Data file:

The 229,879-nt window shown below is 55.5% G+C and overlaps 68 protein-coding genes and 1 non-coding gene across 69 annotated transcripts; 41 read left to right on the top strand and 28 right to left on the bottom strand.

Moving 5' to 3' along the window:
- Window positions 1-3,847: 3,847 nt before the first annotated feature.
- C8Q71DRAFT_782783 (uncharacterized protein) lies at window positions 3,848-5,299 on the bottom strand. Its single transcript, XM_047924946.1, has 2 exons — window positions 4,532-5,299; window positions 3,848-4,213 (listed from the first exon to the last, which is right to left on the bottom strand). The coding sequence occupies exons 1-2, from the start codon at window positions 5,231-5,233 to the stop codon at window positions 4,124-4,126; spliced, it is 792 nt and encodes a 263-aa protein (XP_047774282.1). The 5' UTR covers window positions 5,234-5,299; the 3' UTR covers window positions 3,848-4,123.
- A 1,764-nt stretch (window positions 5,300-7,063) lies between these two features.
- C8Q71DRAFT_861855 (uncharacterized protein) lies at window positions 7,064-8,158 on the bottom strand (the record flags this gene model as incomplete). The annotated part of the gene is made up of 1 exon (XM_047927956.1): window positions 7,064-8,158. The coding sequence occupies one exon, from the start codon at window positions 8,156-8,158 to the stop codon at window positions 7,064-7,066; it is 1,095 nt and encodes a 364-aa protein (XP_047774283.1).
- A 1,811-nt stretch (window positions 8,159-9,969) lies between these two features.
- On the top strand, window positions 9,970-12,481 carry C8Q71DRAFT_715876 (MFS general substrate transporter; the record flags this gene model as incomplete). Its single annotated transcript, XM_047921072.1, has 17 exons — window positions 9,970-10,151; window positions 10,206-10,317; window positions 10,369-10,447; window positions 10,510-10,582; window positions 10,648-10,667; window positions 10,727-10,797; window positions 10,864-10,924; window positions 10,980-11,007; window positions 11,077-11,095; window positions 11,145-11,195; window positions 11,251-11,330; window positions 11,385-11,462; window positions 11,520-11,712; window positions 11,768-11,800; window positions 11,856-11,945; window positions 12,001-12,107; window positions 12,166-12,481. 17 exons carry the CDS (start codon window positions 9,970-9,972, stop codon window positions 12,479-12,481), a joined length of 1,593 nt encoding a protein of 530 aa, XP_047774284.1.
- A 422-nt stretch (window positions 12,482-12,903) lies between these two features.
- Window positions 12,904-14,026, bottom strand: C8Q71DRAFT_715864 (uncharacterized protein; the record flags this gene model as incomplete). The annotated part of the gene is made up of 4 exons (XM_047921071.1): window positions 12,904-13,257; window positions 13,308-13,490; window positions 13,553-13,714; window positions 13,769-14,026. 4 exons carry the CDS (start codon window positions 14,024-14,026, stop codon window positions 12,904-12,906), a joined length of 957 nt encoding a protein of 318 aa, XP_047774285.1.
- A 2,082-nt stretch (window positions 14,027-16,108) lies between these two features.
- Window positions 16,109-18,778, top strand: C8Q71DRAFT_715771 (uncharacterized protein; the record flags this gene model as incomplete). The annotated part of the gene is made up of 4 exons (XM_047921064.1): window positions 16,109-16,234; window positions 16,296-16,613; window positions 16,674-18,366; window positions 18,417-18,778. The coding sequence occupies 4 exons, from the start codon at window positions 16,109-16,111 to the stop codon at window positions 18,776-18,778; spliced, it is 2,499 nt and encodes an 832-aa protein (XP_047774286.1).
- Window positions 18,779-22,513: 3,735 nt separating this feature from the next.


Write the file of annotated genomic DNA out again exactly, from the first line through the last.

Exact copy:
The 229,879-nt window shown below is 55.5% G+C and overlaps 68 protein-coding genes and 1 non-coding gene across 69 annotated transcripts; 41 read left to right on the top strand and 28 right to left on the bottom strand.

Moving 5' to 3' along the window:
- Window positions 1-3,847: 3,847 nt before the first annotated feature.
- C8Q71DRAFT_782783 (uncharacterized protein) lies at window positions 3,848-5,299 on the bottom strand. Its single transcript, XM_047924946.1, has 2 exons — window positions 4,532-5,299; window positions 3,848-4,213 (listed from the first exon to the last, which is right to left on the bottom strand). The coding sequence occupies exons 1-2, from the start codon at window positions 5,231-5,233 to the stop codon at window positions 4,124-4,126; spliced, it is 792 nt and encodes a 263-aa protein (XP_047774282.1). The 5' UTR covers window positions 5,234-5,299; the 3' UTR covers window positions 3,848-4,123.
- A 1,764-nt stretch (window positions 5,300-7,063) lies between these two features.
- C8Q71DRAFT_861855 (uncharacterized protein) lies at window positions 7,064-8,158 on the bottom strand (the record flags this gene model as incomplete). The annotated part of the gene is made up of 1 exon (XM_047927956.1): window positions 7,064-8,158. The coding sequence occupies one exon, from the start codon at window positions 8,156-8,158 to the stop codon at window positions 7,064-7,066; it is 1,095 nt and encodes a 364-aa protein (XP_047774283.1).
- A 1,811-nt stretch (window positions 8,159-9,969) lies between these two features.
- On the top strand, window positions 9,970-12,481 carry C8Q71DRAFT_715876 (MFS general substrate transporter; the record flags this gene model as incomplete). Its single annotated transcript, XM_047921072.1, has 17 exons — window positions 9,970-10,151; window positions 10,206-10,317; window positions 10,369-10,447; window positions 10,510-10,582; window positions 10,648-10,667; window positions 10,727-10,797; window positions 10,864-10,924; window positions 10,980-11,007; window positions 11,077-11,095; window positions 11,145-11,195; window positions 11,251-11,330; window positions 11,385-11,462; window positions 11,520-11,712; window positions 11,768-11,800; window positions 11,856-11,945; window positions 12,001-12,107; window positions 12,166-12,481. 17 exons carry the CDS (start codon window positions 9,970-9,972, stop codon window positions 12,479-12,481), a joined length of 1,593 nt encoding a protein of 530 aa, XP_047774284.1.
- A 422-nt stretch (window positions 12,482-12,903) lies between these two features.
- Window positions 12,904-14,026, bottom strand: C8Q71DRAFT_715864 (uncharacterized protein; the record flags this gene model as incomplete). The annotated part of the gene is made up of 4 exons (XM_047921071.1): window positions 12,904-13,257; window positions 13,308-13,490; window positions 13,553-13,714; window positions 13,769-14,026. 4 exons carry the CDS (start codon window positions 14,024-14,026, stop codon window positions 12,904-12,906), a joined length of 957 nt encoding a protein of 318 aa, XP_047774285.1.
- A 2,082-nt stretch (window positions 14,027-16,108) lies between these two features.
- Window positions 16,109-18,778, top strand: C8Q71DRAFT_715771 (uncharacterized protein; the record flags this gene model as incomplete). The annotated part of the gene is made up of 4 exons (XM_047921064.1): window positions 16,109-16,234; window positions 16,296-16,613; window positions 16,674-18,366; window positions 18,417-18,778. The coding sequence occupies 4 exons, from the start codon at window positions 16,109-16,111 to the stop codon at window positions 18,776-18,778; spliced, it is 2,499 nt and encodes an 832-aa protein (XP_047774286.1).
- Window positions 18,779-22,513: 3,735 nt separating this feature from the next.